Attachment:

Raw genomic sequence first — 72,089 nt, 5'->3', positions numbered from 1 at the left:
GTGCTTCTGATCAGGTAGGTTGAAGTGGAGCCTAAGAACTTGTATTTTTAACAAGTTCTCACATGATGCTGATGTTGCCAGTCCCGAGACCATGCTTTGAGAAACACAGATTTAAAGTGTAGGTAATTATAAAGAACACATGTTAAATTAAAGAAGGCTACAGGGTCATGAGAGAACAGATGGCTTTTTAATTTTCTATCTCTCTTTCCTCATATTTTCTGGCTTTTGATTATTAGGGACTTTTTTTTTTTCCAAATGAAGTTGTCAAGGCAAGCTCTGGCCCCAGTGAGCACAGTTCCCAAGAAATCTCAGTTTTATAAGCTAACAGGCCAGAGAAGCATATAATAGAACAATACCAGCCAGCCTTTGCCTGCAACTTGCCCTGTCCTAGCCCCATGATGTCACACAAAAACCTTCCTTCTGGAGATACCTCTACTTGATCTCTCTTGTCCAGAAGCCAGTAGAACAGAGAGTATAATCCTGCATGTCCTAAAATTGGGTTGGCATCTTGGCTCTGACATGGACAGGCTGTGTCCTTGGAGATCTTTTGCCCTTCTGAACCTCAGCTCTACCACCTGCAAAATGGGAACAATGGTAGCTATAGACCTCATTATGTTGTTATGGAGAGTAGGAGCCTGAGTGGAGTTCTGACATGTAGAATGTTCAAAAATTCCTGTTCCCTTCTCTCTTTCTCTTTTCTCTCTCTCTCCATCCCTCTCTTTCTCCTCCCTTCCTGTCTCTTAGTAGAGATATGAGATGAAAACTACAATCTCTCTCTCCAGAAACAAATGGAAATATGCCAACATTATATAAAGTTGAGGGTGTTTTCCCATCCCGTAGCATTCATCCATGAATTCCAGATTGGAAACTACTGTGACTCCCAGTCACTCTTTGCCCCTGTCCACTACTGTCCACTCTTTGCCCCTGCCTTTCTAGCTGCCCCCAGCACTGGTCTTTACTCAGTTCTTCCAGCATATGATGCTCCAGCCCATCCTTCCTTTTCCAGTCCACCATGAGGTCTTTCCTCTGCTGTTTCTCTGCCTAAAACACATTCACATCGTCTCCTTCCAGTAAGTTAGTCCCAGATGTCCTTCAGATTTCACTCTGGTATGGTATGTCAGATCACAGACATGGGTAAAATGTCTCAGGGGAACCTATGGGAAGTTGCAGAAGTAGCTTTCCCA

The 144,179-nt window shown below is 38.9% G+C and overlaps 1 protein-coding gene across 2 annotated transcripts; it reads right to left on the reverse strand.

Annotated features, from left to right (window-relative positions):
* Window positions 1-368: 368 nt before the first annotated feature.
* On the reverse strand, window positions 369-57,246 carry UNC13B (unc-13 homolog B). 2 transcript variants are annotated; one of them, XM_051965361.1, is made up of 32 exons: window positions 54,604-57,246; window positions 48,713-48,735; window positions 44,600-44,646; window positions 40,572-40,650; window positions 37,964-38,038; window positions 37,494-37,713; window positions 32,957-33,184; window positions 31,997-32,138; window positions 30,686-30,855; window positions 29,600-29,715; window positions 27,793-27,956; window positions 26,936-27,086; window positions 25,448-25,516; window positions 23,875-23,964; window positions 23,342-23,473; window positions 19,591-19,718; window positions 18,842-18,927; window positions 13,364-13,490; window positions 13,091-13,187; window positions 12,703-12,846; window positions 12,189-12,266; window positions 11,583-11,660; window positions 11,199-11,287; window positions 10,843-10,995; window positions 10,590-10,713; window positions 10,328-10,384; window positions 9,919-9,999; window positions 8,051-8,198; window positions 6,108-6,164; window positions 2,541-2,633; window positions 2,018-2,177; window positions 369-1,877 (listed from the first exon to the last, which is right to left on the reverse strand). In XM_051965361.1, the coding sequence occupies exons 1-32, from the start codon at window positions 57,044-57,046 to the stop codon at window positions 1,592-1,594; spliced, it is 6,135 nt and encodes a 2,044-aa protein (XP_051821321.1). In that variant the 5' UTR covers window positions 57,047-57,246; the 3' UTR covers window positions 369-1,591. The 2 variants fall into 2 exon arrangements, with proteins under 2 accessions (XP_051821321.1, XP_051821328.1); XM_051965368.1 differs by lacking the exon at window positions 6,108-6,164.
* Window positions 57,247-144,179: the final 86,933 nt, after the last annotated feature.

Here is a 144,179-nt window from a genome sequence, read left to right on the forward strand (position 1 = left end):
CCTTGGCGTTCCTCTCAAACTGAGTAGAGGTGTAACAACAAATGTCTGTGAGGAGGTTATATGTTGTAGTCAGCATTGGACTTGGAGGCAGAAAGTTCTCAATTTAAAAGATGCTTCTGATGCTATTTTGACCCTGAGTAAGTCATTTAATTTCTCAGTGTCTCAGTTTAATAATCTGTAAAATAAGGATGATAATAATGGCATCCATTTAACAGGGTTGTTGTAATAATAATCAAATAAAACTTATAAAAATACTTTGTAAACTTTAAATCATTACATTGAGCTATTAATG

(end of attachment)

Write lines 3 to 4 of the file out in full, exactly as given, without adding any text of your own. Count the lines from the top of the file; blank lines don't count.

The 144,179-nt window shown below is 38.9% G+C and overlaps 1 protein-coding gene across 2 annotated transcripts; it reads right to left on the reverse strand.

Annotated features, from left to right (window-relative positions):